Managing workplace safety may seem like something foreign or complicated.  But when you’re first starting out, all you need to know are a few basics of safety management.  Once you have these down, it’s easy to expand your skills from there.

Starting out as a new safety manager, or if you’re starting in a new company, it is a big deal. You’re probably feeling a little trepidation. There are so many expectations put on you, and inside you’re thinking, “Where do I even start!”

This is greater when your brand new or if it’s been unexpectedly added to your list of duties.

Regardless of your level of expertise, there are some basics of safety that every workplace must-have.

I like to think of these as the foundational pieces of occupational safety and health.  Without these, you can’t improve your program or excel as a safety manager.

The four basics of safety management are:  

  1. Accident procedures and claims Management
  2. Being familiar with applicable regulations and rules of law
  3. Training employees
  4. Inspecting the facility for hazards

Step 1: Accident Procedures and Claims Management

Before you do anything else, the first basics of safety management MUST be in place.

Accidents are, by definition, unexpected.  So, on the first day of your job, you need to know what to do if one happens.

Set up a time to talk with your human resources department and your facility managers.  Get an understanding of how accidents are handled by the company.

You’ll need to know the following information:

  • How are the accidents reported? Injury and auto accidents.
  • What medical facilities are used?
  • What accident reporting forms are in place?
  • Who and how is it reported to the insurance company? If it’s online, you may need to get login credentials.
  • What’s the follow-up procedure currently in place? How and who is informed of the employee’s condition or restrictions?
  • What kind of light-duty or restricted duty does the company use?

This list is not everything that’s included in a complete claims management program.  But it’s a good start for the first few days.

Once you know how accidents are currently managed.  You can go to work to improve them.

 

Good Claims Management Creates Easy Wins for Safety Managers

Accident claims are “low hanging fruit.”  It’s usually an area ripe for improvement, and the payoff to the company can be huge.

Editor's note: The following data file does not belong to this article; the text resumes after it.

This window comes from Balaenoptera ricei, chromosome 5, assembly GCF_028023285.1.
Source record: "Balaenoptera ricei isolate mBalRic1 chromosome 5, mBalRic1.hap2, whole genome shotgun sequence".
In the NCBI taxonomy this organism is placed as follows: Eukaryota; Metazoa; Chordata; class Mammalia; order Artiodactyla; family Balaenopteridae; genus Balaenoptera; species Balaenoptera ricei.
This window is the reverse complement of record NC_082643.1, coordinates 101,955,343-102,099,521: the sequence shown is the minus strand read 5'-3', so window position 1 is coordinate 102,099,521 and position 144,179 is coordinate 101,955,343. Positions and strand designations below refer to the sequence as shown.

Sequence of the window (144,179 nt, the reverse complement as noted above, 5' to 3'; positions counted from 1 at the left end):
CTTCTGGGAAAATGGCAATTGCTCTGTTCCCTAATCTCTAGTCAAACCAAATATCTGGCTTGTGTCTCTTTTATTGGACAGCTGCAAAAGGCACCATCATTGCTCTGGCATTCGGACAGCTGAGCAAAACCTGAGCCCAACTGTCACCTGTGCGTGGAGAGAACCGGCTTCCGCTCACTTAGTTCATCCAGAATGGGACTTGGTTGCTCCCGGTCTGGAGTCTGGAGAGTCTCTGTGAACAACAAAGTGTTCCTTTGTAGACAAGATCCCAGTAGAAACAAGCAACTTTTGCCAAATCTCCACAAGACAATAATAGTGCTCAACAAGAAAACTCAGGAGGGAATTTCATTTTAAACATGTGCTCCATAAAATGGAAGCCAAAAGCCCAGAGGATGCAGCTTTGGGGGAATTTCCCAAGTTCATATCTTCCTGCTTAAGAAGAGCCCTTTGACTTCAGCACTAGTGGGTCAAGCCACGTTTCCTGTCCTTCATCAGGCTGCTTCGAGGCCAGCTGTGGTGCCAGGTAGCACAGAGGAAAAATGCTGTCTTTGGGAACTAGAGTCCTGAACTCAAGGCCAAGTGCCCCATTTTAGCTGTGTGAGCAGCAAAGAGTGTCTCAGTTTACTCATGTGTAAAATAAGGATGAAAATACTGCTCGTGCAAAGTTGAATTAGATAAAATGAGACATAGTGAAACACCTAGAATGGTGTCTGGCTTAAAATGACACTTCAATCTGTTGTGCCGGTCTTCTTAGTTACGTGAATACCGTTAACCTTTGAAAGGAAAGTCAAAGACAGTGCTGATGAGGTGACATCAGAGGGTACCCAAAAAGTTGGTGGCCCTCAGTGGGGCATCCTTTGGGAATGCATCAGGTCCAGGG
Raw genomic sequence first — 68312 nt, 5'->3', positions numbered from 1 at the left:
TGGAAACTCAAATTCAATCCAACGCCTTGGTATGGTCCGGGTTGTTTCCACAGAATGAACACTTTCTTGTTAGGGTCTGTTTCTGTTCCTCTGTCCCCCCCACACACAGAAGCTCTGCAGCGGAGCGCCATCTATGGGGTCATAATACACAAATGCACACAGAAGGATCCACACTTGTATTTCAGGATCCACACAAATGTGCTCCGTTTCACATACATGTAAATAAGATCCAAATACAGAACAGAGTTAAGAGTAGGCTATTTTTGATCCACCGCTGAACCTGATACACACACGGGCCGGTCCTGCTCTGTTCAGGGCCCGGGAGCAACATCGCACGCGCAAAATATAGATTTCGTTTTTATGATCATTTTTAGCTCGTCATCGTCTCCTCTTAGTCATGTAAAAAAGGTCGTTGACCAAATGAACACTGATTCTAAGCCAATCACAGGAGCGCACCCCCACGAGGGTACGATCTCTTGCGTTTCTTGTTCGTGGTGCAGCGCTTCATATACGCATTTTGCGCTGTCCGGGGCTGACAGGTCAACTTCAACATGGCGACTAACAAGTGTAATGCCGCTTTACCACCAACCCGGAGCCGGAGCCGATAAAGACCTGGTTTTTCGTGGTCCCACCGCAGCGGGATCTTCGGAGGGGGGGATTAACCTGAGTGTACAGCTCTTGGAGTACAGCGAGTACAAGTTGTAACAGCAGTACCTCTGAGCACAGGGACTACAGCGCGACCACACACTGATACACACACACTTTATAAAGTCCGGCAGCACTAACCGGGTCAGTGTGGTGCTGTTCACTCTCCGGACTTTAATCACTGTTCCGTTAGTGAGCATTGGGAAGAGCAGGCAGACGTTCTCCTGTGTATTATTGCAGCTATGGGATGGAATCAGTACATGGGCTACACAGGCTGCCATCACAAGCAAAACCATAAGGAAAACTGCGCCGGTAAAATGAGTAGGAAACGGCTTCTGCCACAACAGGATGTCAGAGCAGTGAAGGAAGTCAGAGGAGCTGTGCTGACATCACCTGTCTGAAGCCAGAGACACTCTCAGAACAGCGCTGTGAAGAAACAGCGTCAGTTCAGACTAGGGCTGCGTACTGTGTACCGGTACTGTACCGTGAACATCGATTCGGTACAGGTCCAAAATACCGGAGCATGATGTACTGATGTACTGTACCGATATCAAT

Most companies rely on another member of management to handle claims.  Especially when they don’t have a dedicated safety manager. This results in the claim getting paid for, but the costs are never controlled.

It can be very easy for medical and accident costs to get out of hand.  This is especially true when the company has a high deductible insurance plan.  The insurance company’s adjuster has no incentive to reduce costs.  That is unless the costs get close to the deductible.

Thus, cost control falls to the company. More specifically, the Safety Manager.

Get to Know Your Insurance Company and Adjuster

Become familiar with your company’s insurance program.  Plus, what’s included.  Many times, there are benefits in the program to work with a Risk Management Specialist.  These resources can help improve your skills and your safety program.

If you have a dedicated claims adjustor or two, set up a time to have a conversation with them.  Let them know that you’re now the contact person.  Share your goal of reducing costs and ask for their help.  They can give you tips on handling the claims on your end.

Have a Meeting with your Medical Provider

The post How to Prevent Workers Comp Lawsuits outlines several tips for claims.  Even if you’re not ready to work on the legal side, that article is a good read.

One of the tips is developing a relationship with your medical provider.  This is an essential Basics of Safety Management.  

You need to know what happens when you send your employees for treatment.  This meeting will allow you to introduce yourself and meet them.  Take the opportunity to communicate your goals with them.

You can share your job descriptions.  Tell them what restricted job duties you can offer injured workers.  Make sure they understand that you’re there to help them get the workers back to 100%.